Understandably, this methodology can create confusion and frustration among property owners, who often feel their assessment does not accurately represent the specific real estate. Mass appraisal is a useful method but lacks the nuance necessary to determine the actual value of real estate and, thus, the appropriate tax levy.

Adjust to occupancy

With a standard property that operates at market-level occupancy, income and expenses create market value based on an expected rate of return. Assessors and appraisers know this as the income approach to valuation.

Additional losses should be factored into the value when the property performs below standard occupancy, however. This means that, when a property has vacancy well above the market rate, the final value must account for this gap.

The first remedy for excessive taxation on a poorly performing property is to adjust for rent loss in the income approach. For instance, if there are two otherwise comparable buildings but one maintains the market occupancy of 85 percent and the other is only at 50 percent occupancy, it does not make sense to appraise and value them equally.

Any buyer of a poorly performing property will incur significant costs to lease up the building to the market level. The costs typically include rent loss, tenant improvements and leasing commissions. In valuation, an appraiser would total the present value of these costs over the absorption period to arrive at the total discount for rent loss. The appraiser can then deduct the discount from the previously calculated value via the income approach to represent what a buyer would pay in an arm's length transaction.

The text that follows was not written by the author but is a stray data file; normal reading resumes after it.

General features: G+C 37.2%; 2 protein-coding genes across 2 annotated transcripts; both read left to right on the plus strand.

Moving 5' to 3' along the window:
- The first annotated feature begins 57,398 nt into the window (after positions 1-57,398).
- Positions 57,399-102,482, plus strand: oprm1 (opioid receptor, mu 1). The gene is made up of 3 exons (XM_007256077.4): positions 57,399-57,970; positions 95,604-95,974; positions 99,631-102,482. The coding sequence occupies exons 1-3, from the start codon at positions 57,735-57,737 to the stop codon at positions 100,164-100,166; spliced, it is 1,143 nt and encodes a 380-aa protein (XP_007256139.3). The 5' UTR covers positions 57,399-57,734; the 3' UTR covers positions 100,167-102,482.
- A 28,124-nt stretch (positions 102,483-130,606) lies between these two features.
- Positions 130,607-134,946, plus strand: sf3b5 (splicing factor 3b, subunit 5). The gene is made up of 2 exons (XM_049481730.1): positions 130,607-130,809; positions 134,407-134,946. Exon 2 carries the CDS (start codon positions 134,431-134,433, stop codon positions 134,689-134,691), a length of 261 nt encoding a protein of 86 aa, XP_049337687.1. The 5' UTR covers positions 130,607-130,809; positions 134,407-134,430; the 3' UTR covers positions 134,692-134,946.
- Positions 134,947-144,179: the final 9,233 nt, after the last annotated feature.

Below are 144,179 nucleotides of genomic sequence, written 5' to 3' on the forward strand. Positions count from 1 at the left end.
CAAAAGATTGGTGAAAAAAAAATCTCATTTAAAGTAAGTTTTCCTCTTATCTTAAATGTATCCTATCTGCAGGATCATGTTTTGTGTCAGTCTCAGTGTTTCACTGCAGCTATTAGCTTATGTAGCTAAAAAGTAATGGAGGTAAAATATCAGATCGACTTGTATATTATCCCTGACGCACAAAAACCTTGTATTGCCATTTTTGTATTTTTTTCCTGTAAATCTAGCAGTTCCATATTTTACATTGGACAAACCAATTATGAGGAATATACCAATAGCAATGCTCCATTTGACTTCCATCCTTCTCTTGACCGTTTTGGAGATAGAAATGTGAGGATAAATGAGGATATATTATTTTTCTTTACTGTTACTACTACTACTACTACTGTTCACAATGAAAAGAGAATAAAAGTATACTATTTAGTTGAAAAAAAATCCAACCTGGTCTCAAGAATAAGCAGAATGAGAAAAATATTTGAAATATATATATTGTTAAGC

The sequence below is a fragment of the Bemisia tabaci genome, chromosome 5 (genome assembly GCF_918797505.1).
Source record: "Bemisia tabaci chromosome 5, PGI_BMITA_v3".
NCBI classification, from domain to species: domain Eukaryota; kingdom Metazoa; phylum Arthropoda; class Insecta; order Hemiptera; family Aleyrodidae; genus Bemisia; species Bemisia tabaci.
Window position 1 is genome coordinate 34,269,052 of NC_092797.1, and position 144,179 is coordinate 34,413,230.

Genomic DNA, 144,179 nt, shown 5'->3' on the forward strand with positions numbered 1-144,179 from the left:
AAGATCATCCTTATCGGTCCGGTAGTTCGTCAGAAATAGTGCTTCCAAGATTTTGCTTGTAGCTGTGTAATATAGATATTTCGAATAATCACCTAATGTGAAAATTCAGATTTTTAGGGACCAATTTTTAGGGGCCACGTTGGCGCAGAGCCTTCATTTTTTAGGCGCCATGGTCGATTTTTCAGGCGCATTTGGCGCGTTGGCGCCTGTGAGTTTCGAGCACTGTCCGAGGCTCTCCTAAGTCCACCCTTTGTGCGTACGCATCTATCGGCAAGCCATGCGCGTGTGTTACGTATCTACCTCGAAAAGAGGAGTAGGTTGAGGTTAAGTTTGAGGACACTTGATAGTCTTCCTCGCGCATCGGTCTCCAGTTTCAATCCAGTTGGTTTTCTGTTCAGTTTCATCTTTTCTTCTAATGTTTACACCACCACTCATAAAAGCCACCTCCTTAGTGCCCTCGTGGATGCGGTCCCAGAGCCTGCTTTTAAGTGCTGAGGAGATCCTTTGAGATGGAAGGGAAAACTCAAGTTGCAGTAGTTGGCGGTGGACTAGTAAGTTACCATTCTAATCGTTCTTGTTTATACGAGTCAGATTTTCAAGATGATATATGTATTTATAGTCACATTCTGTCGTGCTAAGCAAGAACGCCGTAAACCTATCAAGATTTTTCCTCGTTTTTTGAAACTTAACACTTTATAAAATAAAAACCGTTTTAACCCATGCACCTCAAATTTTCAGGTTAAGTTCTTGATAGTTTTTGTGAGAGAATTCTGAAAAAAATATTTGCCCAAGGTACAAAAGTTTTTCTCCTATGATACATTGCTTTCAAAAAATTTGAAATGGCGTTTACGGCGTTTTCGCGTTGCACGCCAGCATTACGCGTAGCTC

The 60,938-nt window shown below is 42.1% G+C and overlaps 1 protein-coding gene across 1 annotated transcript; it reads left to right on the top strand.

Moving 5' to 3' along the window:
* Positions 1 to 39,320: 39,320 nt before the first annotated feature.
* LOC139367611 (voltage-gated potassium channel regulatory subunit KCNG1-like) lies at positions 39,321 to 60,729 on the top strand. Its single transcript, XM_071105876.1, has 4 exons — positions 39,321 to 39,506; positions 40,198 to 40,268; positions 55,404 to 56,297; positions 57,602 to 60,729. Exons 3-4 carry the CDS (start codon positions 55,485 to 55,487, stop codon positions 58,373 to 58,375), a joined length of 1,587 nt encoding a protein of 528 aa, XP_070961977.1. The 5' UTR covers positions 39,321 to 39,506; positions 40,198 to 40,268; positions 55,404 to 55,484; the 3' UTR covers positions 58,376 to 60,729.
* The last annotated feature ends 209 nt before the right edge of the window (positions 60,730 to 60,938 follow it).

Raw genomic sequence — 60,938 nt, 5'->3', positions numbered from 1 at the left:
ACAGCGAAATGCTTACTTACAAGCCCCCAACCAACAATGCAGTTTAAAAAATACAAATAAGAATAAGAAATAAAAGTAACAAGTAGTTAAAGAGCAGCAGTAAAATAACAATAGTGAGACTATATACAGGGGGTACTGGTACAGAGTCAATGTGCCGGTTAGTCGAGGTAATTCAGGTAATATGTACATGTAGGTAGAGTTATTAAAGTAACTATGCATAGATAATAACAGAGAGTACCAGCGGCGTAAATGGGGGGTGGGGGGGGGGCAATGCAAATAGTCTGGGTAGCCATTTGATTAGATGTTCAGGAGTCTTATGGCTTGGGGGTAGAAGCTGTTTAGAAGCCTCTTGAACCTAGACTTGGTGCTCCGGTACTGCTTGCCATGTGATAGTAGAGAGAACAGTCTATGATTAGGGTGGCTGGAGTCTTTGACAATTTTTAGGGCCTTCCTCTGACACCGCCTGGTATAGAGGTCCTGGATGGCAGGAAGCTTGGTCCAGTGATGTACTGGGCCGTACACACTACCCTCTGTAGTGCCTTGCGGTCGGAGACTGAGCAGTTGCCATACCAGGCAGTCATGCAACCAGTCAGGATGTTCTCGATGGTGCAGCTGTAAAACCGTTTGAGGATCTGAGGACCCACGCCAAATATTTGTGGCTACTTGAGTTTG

Other factors

If the property's poor performance is attributable to factors other than vacancy, there are still options available in an appeal. Often, trends outside the property owner's control limit the income a particular property can generate and, consequently, the overall value. Shifts in legislation, supply and demand, or any industry-specific economics are all possible factors contributing to a reduction in earning potential. Incorporating economic obsolescence in the cost approach quantifies poor performance from these external factors.

For example, if a property has a depreciated improvement plus land value of $10 million and a market rate of return of 9 percent, it would be expected to generate $900,000 annually. If the stabilized net income before taxes is only $650,000, however, there is a deficit of $250,000. Dividing the difference by the rate of return (9 percent) determines the economic obsolescence adjustment of $2.8 million. In this scenario, the property taxes would be initially assessed at $10 million, but $7.2 million is the more accurate figure.

Lastly, what can owners do when the property is generating sufficient income today, but potential struggles loom on the horizon? The typical signal for approaching difficulty comes from a rent roll analysis, which will identify leases set to expire in the next few years. Without guaranteed rent for an extended period, property income can become volatile in tandem with economic conditions.

Potential volatility indicates an elevated risk, for which any buyer would demand an increased rate of return. As a result, the capitalization rate needs to be adjusted upward to account for the higher risk when compared to a similar property with greater cash-flow certainty. Because of their inverse relationship, a higher cap rate will result in a lower property value. Initially, the appraisal district will be unaware of the income volatility and will assess taxes at the incorrect value.

To illustrate, if a property in a specific market typically requires an 8 percent capitalization but is found to carry excess risk, the cap rate may need to be 9 percent or higher for that property. If the hypothetical building generates $600,000 in net operating income, the cap rate adjustment decreases taxable value by 11 percent. This shows how understanding the property's expected future performance helps estimate at a more accurate market value.